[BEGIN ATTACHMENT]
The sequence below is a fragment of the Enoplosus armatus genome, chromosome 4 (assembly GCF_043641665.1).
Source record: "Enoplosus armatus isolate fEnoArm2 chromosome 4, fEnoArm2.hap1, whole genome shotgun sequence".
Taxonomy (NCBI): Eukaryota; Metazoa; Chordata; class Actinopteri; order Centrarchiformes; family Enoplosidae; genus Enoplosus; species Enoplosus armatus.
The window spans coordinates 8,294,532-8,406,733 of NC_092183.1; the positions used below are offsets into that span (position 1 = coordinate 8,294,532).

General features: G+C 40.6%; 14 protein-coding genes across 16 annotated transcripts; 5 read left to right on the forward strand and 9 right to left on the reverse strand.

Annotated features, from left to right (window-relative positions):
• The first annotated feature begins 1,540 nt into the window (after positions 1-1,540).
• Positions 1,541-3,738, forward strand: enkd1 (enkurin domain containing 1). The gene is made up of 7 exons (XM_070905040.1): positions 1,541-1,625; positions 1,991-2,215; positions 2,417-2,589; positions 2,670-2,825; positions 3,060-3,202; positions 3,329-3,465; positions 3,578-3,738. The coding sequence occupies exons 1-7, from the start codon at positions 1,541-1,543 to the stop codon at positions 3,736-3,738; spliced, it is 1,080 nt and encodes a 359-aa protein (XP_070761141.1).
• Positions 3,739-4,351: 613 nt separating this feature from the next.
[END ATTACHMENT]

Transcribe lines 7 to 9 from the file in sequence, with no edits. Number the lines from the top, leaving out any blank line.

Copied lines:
• The first annotated feature begins 1,540 nt into the window (after positions 1-1,540).
• Positions 1,541-3,738, forward strand: enkd1 (enkurin domain containing 1). The gene is made up of 7 exons (XM_070905040.1): positions 1,541-1,625; positions 1,991-2,215; positions 2,417-2,589; positions 2,670-2,825; positions 3,060-3,202; positions 3,329-3,465; positions 3,578-3,738. The coding sequence occupies exons 1-7, from the start codon at positions 1,541-1,543 to the stop codon at positions 3,736-3,738; spliced, it is 1,080 nt and encodes a 359-aa protein (XP_070761141.1).
• Positions 3,739-4,351: 613 nt separating this feature from the next.